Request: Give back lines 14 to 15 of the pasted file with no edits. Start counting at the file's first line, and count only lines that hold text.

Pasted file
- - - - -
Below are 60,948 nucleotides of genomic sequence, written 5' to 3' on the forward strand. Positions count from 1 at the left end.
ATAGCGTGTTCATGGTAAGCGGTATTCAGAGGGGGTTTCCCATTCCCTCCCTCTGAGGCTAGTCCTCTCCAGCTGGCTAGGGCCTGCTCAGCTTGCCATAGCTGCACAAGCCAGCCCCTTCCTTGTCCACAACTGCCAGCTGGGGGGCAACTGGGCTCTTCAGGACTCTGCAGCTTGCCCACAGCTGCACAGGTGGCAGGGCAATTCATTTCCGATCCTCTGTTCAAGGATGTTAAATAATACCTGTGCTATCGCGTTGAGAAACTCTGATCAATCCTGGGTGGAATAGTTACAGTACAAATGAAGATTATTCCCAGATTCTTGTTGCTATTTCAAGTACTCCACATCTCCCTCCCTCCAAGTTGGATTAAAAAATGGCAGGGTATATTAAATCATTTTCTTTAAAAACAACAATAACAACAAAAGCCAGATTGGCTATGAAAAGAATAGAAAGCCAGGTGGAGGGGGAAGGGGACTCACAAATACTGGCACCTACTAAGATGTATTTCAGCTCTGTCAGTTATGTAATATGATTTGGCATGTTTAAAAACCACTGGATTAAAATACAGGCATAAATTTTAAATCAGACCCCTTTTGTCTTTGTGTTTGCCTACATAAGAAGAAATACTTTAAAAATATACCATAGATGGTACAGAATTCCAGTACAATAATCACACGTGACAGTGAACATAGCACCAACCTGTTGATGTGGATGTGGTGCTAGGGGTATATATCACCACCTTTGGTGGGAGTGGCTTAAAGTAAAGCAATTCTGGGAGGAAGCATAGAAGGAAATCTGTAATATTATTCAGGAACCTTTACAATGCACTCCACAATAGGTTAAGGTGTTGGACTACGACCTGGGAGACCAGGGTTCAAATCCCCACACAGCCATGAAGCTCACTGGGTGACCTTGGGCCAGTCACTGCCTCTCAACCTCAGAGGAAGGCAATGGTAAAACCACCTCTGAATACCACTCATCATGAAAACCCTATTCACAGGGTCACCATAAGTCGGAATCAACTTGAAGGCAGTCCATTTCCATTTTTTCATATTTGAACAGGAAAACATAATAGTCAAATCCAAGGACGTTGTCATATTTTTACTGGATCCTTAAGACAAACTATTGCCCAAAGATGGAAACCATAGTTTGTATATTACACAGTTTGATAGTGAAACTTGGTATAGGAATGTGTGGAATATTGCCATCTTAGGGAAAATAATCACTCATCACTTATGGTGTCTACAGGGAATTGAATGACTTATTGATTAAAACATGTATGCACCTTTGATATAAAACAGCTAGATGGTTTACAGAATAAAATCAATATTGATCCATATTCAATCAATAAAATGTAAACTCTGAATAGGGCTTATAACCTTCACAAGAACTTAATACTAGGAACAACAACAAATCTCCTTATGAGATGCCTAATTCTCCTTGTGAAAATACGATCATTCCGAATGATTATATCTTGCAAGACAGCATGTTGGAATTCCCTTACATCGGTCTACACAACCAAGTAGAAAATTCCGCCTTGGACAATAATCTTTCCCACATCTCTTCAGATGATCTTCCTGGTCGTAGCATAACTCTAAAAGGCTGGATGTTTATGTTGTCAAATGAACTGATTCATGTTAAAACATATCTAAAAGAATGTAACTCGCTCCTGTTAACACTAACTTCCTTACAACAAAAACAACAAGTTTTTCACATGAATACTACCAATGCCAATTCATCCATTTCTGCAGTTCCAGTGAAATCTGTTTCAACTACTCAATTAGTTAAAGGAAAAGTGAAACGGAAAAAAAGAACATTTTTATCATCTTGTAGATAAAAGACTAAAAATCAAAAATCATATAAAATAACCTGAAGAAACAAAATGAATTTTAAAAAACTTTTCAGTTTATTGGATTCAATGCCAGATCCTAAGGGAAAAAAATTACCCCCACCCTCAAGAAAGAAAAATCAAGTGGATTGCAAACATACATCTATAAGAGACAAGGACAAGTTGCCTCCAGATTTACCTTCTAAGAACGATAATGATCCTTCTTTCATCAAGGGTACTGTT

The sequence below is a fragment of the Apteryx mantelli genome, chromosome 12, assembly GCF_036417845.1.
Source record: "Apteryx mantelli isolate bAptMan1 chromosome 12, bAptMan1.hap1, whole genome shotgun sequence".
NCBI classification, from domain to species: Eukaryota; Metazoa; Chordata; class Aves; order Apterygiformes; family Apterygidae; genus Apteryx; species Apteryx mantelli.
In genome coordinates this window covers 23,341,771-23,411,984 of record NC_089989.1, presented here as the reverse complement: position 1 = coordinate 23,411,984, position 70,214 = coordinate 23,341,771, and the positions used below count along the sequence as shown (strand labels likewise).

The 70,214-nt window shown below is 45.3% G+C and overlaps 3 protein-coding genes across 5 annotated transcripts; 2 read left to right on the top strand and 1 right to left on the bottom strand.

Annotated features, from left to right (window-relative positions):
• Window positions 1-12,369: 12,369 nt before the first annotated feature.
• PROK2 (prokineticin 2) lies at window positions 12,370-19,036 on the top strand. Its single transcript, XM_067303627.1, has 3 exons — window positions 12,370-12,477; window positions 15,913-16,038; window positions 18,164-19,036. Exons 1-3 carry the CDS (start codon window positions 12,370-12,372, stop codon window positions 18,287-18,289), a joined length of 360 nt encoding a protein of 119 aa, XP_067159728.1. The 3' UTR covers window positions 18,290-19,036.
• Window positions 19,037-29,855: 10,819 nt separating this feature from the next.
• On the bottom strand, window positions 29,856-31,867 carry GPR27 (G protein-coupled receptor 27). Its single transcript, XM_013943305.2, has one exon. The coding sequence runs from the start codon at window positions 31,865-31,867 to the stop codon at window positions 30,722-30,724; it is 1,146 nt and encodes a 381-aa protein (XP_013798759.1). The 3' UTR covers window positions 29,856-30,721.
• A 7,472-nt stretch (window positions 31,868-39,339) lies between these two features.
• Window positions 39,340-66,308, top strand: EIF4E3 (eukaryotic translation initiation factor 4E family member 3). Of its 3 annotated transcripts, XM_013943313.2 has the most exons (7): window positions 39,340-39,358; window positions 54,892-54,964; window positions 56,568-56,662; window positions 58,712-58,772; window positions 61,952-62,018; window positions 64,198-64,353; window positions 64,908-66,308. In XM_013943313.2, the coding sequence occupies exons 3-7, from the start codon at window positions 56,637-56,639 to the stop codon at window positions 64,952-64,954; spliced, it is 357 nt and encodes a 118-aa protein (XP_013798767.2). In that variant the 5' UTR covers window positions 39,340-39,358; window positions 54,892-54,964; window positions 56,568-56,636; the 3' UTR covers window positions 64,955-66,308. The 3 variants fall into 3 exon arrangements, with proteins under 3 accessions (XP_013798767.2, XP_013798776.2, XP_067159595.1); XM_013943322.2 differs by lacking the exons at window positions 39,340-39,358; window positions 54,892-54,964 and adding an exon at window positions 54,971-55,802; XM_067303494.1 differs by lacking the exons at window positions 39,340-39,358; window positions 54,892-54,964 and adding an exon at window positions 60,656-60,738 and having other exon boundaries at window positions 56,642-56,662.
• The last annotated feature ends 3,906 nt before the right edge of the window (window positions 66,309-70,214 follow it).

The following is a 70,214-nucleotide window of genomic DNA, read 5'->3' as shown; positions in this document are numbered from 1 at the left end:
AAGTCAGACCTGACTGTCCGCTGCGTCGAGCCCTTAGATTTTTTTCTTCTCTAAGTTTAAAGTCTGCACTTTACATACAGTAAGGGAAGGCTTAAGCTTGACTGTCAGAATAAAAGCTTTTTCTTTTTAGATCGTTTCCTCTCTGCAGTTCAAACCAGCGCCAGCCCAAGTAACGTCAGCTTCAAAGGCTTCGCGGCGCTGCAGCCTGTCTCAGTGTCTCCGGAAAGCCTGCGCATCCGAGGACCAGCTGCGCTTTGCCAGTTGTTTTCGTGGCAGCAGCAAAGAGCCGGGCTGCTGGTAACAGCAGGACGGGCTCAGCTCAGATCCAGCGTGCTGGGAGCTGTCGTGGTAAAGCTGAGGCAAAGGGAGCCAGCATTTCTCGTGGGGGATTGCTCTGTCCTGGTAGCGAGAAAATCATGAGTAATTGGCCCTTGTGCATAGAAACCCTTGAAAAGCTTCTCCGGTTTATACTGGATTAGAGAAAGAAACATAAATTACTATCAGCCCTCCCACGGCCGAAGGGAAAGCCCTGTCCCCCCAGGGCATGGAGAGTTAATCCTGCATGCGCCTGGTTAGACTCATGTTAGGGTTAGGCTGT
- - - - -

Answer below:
• Window positions 39,340-66,308, top strand: EIF4E3 (eukaryotic translation initiation factor 4E family member 3). Of its 3 annotated transcripts, XM_013943313.2 has the most exons (7): window positions 39,340-39,358; window positions 54,892-54,964; window positions 56,568-56,662; window positions 58,712-58,772; window positions 61,952-62,018; window positions 64,198-64,353; window positions 64,908-66,308. In XM_013943313.2, the coding sequence occupies exons 3-7, from the start codon at window positions 56,637-56,639 to the stop codon at window positions 64,952-64,954; spliced, it is 357 nt and encodes a 118-aa protein (XP_013798767.2). In that variant the 5' UTR covers window positions 39,340-39,358; window positions 54,892-54,964; window positions 56,568-56,636; the 3' UTR covers window positions 64,955-66,308. The 3 variants fall into 3 exon arrangements, with proteins under 3 accessions (XP_013798767.2, XP_013798776.2, XP_067159595.1); XM_013943322.2 differs by lacking the exons at window positions 39,340-39,358; window positions 54,892-54,964 and adding an exon at window positions 54,971-55,802; XM_067303494.1 differs by lacking the exons at window positions 39,340-39,358; window positions 54,892-54,964 and adding an exon at window positions 60,656-60,738 and having other exon boundaries at window positions 56,642-56,662.
• The last annotated feature ends 3,906 nt before the right edge of the window (window positions 66,309-70,214 follow it).